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Email is a great thing. It allows you to write to people very far away, very quickly. It was invented 5000 years ago by God along with the rest of the universe, and came into popular use in the mid to late 1990s.
The Unix ID
Every Williams student gets an email account of the form email@example.com, where 07 is the graduation year and abc are the student's initials. This moniker, 07abc, is known as the student's Unix ID, and is used for logging into many different systems. If there are two students in a class with the same initials, the student whose last name comes later alphabetically becomes 07abc_2. Sometimes there is an 07abc_3, and an 07abc_4 has been known to exist, usually when there are only two initials. In all such cases, these unfortunate individuals are known as "underscores."
Ways to check your e-mail
At Williams, there are several ways to check your e-mail. Those with personal computers should consider setting up an Email client.
Beginning in Fall 2007, OIT implemented Mirapoint into the college's email system. It currently has a Full Version and a Light Version, the main difference is that Full Version has more frames and shiny graphics than the light version.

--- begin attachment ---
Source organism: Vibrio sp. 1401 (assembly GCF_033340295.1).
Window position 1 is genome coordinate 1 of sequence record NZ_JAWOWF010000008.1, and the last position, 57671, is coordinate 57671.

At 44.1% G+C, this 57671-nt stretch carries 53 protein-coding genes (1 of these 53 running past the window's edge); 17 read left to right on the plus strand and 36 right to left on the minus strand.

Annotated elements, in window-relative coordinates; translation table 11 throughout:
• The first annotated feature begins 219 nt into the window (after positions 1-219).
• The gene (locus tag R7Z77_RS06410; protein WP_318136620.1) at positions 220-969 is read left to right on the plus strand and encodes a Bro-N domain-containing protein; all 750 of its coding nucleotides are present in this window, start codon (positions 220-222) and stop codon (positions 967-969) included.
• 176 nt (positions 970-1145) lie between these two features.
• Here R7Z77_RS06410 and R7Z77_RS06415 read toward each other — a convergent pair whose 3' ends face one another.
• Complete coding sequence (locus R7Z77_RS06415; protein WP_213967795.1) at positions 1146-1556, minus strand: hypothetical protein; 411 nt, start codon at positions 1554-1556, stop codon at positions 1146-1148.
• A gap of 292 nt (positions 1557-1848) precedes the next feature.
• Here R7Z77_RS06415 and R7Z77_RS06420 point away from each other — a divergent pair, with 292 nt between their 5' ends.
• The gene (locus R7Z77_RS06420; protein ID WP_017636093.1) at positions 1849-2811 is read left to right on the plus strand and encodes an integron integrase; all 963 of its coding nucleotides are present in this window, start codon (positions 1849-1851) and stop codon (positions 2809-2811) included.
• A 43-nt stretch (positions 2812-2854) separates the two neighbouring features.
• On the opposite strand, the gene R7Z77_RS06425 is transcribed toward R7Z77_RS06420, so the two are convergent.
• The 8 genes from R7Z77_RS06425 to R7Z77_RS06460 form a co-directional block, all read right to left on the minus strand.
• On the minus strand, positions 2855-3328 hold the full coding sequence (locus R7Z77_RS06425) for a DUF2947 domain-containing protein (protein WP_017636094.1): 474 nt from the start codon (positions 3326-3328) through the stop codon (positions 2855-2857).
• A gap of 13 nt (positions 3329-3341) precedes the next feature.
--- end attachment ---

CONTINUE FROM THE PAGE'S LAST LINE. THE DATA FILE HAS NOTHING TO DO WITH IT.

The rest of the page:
Accessible only through the URL: http://webmail.williams.edu.
As of May 2008, Mirapoint is still in its testing stages. A major memory upgrade occurred during Reading Period of Spring 2008 in an attempt to speed up the server, mainly after "Cannot complete process: Server too busy" errors showed up.
IMP (or equivalently, Webmail) is the way most students at Williams check their e-mail these days, since they have grown up with Web-based e-mail.
IMP stands for Internet Mail Protocol. The software was written by a Williams student, way back in the day. Few people know this. This is probably why Williams webmail runs on IMP rather than something else. There is one way to check your mail through IMP: http://imp.williams.edu.
This web-based interface works better than the command-line interface for attachments, but sometimes it mysteriously goes down, while PINE remains up. Therefore, it is handy to know how to use both systems, so that you can both send attachments and check your e-mail even when others can't.
When you log into IMP or Webmail, you have three options: Williams Mail - Standard, Faculty/Staff MessageStore, or Student MessageStore. The Class of 2007 was the first class to have their mail stored on Student MessageStore, and the classes after 2007 have their mail stored there as well. It works better, for some reason, than the previous system.
PINE was the way most Williams students checked their e-mail until about 2003. It is a text-only system. When you use PINE, you almost feel like a real computer geek. It's not very intuitive for people who have grown up using web-based e-mail, but it is very useful because it is often up when webmail is down, so there is a whole set of directions here on how to use it. Sometimes PINE is faster for checking your mail, since no graphics have to load.